IRS impersonation scam still claiming victims

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It’s July and tax season may be over, but that isn’t stopping scammers impersonating IRS agents from calling to collect whatever they can steal from unwitting victims, reports Detective Lisa Jardine of the Beaumont Police Department.

Jardine’s own family was recently the target of such a scam, but the longtime law enforcer didn’t fall prey to the confidence trick and instead had a little fun of her own.

“My husband called me and said he received a call from someone claiming to be from the IRS,” Jardine related. “They told my husband he owed money and needed to pay, or he would be indicted.”

Jardine took the callback number down and got on the phone with the would-be scammer.

“A woman got on the phone, and I immediately identified myself. I said, ‘This is Detective Lisa Jardine of the Beaumont Police Department, and I am calling because my husband just received a call saying he would be indicted if he didn’t send money.’ “She proceeded to tell me that there were problems with our tax returns from previous years. ... I asked, ‘Did you not hear who I am? I am a detective with the Beaumont Police Department.’ Then, click, she immediately hung up.”

On another phone call with the scammer, the scammer threatened to send police to arrest the officer’s husband, to which Jardine replied, “Tell them I’ll put on a fresh pot of coffee.” The Examiner reported on the IRS impersonation scam in February 2015 when it was at its height, according to the Better Business Bureau (BBB) and the IRS, and spoke to Special Agent in Charge (SAC) Damon Rowe of the IRS-CI, the criminal investigations unit of the IRS.      

“IRS impersonation scams typically target elderly people, people they can reach at home,” he said. “What they do is impersonate an IRS officer and make threatening gestures, saying they will call the police, demanding money. They demand that you go get a debit card for some certain amount, say $2,000, that they say you owe.” For law-abiding citizens who worry about potential repercussions from the IRS, the calls can be disconcerting. “People who may fear actions against them by the IRS, they go ahead and give them (money),” SAC Rowe related.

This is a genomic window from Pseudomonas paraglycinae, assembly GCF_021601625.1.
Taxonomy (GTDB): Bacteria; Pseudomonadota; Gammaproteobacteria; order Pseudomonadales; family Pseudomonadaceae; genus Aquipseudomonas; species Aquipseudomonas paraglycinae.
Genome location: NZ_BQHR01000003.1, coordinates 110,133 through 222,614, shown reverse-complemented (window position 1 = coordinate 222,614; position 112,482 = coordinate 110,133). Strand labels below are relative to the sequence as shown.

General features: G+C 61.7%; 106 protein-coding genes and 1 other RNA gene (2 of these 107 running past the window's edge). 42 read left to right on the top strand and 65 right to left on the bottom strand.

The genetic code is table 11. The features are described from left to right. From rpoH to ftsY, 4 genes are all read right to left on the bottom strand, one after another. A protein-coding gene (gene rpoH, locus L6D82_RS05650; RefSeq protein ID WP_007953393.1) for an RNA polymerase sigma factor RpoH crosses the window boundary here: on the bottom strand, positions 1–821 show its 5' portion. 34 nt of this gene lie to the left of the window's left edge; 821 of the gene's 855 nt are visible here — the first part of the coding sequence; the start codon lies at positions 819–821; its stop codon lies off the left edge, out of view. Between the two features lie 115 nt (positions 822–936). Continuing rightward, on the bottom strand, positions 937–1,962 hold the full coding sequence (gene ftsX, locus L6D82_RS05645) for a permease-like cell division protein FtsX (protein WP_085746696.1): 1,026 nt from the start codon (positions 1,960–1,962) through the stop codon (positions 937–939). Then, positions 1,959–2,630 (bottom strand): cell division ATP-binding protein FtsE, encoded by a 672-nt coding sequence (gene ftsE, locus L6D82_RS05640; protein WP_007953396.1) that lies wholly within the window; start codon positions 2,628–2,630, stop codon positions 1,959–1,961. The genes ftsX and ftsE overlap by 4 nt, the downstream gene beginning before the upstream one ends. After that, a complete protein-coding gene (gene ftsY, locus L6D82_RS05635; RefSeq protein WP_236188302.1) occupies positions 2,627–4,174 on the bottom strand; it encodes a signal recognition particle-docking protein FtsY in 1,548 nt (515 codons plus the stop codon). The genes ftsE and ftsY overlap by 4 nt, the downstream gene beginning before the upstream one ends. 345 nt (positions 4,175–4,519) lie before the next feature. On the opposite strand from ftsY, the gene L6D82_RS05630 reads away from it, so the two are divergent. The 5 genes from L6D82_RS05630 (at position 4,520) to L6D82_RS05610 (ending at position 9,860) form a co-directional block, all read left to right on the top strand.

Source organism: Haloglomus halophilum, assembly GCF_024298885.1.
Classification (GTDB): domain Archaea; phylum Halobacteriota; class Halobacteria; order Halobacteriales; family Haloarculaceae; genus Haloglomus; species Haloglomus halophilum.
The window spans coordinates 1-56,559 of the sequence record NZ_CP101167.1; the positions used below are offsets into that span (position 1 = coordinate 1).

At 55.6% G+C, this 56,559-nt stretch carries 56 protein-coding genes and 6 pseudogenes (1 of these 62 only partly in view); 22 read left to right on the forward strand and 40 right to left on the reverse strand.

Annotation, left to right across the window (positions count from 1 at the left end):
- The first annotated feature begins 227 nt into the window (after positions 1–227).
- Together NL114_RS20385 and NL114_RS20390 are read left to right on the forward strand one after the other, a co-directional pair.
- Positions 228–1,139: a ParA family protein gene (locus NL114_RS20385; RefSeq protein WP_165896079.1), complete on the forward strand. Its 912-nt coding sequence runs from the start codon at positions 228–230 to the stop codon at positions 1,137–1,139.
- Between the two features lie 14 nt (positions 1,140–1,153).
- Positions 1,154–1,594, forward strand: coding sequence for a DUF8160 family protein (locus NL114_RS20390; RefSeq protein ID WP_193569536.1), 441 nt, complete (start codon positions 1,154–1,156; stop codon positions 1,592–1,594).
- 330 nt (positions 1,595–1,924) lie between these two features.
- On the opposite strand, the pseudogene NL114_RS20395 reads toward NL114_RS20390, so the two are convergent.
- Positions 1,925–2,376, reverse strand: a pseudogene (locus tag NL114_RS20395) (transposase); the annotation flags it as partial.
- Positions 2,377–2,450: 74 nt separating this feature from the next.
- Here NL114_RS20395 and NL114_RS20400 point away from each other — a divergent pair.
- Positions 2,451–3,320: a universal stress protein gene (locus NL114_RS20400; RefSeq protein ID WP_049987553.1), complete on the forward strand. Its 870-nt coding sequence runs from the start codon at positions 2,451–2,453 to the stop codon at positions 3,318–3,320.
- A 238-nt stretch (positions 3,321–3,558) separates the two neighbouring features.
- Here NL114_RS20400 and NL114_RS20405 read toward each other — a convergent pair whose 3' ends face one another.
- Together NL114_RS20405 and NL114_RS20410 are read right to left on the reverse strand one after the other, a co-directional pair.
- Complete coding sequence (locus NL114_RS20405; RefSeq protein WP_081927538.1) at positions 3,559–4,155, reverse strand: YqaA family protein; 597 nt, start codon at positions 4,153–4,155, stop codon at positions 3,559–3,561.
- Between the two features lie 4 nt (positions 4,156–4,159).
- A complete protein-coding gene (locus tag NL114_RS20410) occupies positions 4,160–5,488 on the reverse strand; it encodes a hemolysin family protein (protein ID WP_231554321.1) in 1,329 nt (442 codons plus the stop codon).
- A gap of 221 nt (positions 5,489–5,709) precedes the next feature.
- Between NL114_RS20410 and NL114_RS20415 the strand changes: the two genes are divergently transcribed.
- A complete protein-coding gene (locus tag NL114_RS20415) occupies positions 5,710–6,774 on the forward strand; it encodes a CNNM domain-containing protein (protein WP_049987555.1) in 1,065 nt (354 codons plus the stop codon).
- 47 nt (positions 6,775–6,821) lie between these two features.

BBB dispute resolution specialist Jay Sheppard said the BBB still receives calls about the IRS scam regularly, and Jardine said she isn’t the only one who recently received a call from the old scam. She spoke to a local man who fell for the scam to the tune of about $5,000. “It was the same scam, but he actually sent them about $5,000,” Jardine said of the victim. “He said he wasn’t sure it was really the IRS, but then they threatened to have him arrested if he didn’t pay right away.”

The con artists had the man go purchase a cash card and give them the information to collect the money. He did so without calling the IRS, the BBB or the police, all excellent sources for information on potential scams; all would have told the man not to pay. Jardine said if anyone receives a call from someone claiming to be with the IRS and asking for immediate payment over the phone, “I can guarantee it’s not the IRS.”

She said don’t fall for the fear tactics. Call the police or the BBB to find out if you’re being marked by a con artist. The BBB can be reached at (409) 835-5348. BPD can be reached at (409) 832-1234.

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